The Department offers programs leading to the Master of Science and the Doctor of Philosophy degrees with a major in Ecology and Evolutionary Biology. The principal strengths of the graduate degree programs include an active and well-known faculty; a superb location for field research; an outstanding seminar program that regularly brings exciting outside speakers to the Department; and the extensive interaction between students and faculty. Visiting faculty and active postdoctoral associates enrich the graduate program.
The “brand” historically associated with our graduate program is that we develop independent scientists who can lead their own research groups immediately upon graduation. Part of this branding occurs because a large fraction of our students work on topics only indirectly related to that of their advisor. Our students typically develop their own independent project(s), rather than being assigned “components” in a large research program by their major professor. One consequence of this model is that the Department historically has shied away from a general list of required courses, instead offering each student an individualized program of study.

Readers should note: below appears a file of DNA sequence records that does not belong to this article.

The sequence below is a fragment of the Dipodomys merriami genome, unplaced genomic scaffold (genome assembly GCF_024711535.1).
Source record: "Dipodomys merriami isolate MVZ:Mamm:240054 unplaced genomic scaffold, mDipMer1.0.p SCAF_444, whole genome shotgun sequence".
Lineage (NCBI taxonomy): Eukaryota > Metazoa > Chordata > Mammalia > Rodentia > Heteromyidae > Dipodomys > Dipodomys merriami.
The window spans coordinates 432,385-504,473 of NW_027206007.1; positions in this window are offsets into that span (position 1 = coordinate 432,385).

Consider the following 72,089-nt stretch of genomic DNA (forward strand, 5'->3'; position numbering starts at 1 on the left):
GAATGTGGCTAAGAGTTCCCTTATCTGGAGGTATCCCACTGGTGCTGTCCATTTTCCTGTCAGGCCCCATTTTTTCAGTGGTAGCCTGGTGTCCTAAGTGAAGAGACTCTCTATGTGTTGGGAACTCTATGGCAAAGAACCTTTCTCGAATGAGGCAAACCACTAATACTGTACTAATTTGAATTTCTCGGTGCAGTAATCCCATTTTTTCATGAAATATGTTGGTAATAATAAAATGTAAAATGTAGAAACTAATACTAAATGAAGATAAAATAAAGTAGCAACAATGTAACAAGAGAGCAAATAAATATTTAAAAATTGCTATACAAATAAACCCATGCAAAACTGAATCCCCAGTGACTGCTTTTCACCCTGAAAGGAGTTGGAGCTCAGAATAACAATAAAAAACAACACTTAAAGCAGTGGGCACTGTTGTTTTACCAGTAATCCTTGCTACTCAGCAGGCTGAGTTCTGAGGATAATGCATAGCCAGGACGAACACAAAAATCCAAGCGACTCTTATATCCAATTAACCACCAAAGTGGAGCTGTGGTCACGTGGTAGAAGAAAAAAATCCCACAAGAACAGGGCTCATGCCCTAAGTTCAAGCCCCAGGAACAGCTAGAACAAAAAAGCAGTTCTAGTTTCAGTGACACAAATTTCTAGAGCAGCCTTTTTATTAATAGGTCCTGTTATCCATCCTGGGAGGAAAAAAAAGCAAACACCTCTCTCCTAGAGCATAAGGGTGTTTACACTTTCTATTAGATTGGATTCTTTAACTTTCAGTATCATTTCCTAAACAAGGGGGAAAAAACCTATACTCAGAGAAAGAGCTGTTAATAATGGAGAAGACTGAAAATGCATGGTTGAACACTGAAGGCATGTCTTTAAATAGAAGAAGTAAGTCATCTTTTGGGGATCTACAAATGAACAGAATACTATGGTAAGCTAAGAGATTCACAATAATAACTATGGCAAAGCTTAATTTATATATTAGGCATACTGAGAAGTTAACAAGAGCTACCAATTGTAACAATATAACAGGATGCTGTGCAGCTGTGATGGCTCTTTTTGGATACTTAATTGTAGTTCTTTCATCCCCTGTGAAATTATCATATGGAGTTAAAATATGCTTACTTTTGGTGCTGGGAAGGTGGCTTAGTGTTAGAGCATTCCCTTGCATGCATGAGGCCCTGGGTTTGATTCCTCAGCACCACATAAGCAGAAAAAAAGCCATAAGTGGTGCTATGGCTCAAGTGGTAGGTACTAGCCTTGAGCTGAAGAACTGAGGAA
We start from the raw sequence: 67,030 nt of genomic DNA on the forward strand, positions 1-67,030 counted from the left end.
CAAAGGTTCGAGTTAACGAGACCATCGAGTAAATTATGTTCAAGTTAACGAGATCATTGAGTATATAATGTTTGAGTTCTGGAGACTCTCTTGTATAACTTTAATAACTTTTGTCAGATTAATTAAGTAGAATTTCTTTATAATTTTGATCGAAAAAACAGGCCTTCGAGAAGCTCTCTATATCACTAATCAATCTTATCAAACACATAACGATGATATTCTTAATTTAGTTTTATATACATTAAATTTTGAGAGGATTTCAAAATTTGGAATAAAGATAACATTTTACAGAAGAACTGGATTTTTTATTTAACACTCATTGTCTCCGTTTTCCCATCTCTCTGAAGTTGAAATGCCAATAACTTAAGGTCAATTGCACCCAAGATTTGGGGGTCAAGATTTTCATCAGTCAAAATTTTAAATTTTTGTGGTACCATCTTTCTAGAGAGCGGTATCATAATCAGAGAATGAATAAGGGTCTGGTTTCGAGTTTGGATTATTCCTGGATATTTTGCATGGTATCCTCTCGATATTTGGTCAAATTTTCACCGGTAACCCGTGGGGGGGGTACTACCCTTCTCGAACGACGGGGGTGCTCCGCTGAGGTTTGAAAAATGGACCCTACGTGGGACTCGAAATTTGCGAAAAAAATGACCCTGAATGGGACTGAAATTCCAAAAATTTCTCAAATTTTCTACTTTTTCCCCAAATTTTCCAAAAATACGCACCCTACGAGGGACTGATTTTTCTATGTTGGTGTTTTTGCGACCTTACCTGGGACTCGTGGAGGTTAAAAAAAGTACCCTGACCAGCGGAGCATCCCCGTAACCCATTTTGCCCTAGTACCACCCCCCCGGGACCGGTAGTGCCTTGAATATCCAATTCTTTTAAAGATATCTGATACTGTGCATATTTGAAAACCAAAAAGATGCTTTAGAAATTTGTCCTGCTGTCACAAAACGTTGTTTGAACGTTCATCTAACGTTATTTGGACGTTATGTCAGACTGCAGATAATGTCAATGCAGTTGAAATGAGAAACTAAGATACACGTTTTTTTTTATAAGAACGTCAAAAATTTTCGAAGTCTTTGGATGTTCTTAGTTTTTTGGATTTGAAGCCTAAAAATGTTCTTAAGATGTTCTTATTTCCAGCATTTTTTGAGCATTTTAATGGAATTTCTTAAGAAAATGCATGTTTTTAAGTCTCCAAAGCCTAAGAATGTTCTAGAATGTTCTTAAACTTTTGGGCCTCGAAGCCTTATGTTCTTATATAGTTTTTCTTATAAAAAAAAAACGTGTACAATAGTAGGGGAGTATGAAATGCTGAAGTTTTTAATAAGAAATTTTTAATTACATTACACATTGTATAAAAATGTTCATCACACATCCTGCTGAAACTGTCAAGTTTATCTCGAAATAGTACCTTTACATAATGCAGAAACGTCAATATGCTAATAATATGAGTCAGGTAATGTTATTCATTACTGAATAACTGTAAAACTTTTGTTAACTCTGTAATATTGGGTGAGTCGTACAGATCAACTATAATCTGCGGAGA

The expectation is that most Masters students will transfer to other programs for their PhD, but in a few cases they matriculate into our PhD program. While Masters programs are often used for work-force development in careers outside of academics, presently EEB largely views the Masters as a bridge to the PhD program, and not as a student’s terminal degree.
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